What does Education mean?

The truth is, edutacoin does not mean anything at all. In fact, when you Google “edutacoin”, you are met with a suggestion to mean “education”. But say someone you knew was only able to pronounce it as “edutacoin”. Would you see them as right, or wrong? And would you change your mind if they surely meant – but still could not pronounce – what you call “education”?

Education has many different meanings to many different people. In this article, we suggest one meaning of education to you. This meaning is grounded in the history of Ismailis, particularly in Tanzania, and in guidance from Hazar Imam. It offers that education is about a holistic perspective, with an appreciation for improvement over excellence. It also suggests how communication and practice outside school can support learning.

An enabling history

Ismailis have always had a tradition of learning. Hazar Imam, similar to previous Imams and Prophet Muhammad, has regarded education as being a means to improving the quality of life of the Jamat and its surrounding communities.

As a result, the Imamat invested deeply in learning at all levels, within our Jamat and in the public. Several institutions have been set up to provide education in different regions of the world, such as the the Madrasa Program, The Aga Khan Academies (AKAM), The University of Central Asia (UCA) and the Institute of Ismaili Studies (IIS). The approach to learning at each of these institutions varies, depending on language of instruction, purpose of qualification, and the prospect of future employment.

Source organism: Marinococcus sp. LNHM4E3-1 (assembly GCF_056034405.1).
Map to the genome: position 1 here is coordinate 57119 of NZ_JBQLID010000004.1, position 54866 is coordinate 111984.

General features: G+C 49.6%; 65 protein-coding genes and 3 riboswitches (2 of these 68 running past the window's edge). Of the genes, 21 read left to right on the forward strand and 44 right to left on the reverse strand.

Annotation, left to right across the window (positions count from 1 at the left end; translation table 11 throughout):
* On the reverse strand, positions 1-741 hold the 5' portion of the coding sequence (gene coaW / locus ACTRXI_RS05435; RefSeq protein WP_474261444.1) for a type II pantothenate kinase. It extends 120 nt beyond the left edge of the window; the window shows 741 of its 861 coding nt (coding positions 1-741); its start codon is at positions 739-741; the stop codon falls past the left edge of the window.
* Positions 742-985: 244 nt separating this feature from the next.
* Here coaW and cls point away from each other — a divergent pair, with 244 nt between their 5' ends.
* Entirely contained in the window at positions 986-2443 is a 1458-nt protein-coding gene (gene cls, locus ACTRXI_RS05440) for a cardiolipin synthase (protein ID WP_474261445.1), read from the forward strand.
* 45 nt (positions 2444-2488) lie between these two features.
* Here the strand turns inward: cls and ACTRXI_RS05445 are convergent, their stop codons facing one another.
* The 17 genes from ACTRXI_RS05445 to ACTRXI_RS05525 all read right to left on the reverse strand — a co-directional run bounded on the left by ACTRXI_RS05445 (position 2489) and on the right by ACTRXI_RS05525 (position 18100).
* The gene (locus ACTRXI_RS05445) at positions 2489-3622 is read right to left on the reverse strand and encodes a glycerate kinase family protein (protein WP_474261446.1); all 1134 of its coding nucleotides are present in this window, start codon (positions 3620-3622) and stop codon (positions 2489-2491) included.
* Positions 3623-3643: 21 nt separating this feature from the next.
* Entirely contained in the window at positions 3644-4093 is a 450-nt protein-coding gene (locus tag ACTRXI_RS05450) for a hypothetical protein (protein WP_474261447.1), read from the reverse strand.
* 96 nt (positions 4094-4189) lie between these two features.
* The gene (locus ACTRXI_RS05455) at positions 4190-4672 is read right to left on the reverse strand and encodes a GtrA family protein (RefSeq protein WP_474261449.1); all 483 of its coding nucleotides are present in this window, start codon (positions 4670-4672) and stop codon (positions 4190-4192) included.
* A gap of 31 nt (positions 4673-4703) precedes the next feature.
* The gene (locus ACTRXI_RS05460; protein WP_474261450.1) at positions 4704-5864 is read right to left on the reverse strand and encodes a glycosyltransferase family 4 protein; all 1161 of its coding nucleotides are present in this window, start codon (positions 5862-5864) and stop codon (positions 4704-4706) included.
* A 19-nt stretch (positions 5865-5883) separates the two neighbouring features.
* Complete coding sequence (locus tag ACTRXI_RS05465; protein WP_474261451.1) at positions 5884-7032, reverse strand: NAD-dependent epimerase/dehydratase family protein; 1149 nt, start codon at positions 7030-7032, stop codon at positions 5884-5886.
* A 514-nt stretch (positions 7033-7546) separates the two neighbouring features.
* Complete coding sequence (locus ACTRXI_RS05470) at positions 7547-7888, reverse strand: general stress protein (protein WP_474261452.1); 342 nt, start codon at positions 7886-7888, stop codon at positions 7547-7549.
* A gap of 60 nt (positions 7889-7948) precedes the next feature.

Having a holistic approach

Children need to develop holistically with the critical thinking and analysis skills that will help them thrive in future economies. In a speech during the opening ceremony of the Aga Khan School in Osh, Kyrgystan, Hazar Imam said:

“Education comes in many forms, and has been used for many purposes. An education
for success in the modern world must be enabling and it must be outward looking.”  

The word “enabling” here refers to the kind of knowledge that supports society in reaching its potential. As the global economy changes, today’s needs will be different from tomorrow’s needs, and jobs will change. We should not only put emphasis to the learning of reading, writing and assessing through time-testing but also consider other ways to promote the holistic development of our learners.

In the same speech quoted above, Hazar Imam outlines two ways of learning for the modern world. The first way is to build inquisitiveness, critical thinking and problem solving. This determines how learners engage with what they do not know, and how to find solutions. The second way is to question how we know what we know. This grows an awareness of what kind of judgments we make about the society we live in, and on what basis we make them. Both ways contribute to the formation of a learner’s social consciousness. And it is this consciousness that builds holistic capacity; an empathy to understand how ones community relates to the world.

 The growth mindset

In a holistic approach to education, what is “right” and what is “wrong” becomes relative. Every children has the ability to learn and grow through dedication and hard work. This is called the growth mindset. When students and educators have a growth mindset, they understand that intelligence is developed through influence, and doesn’t come as given.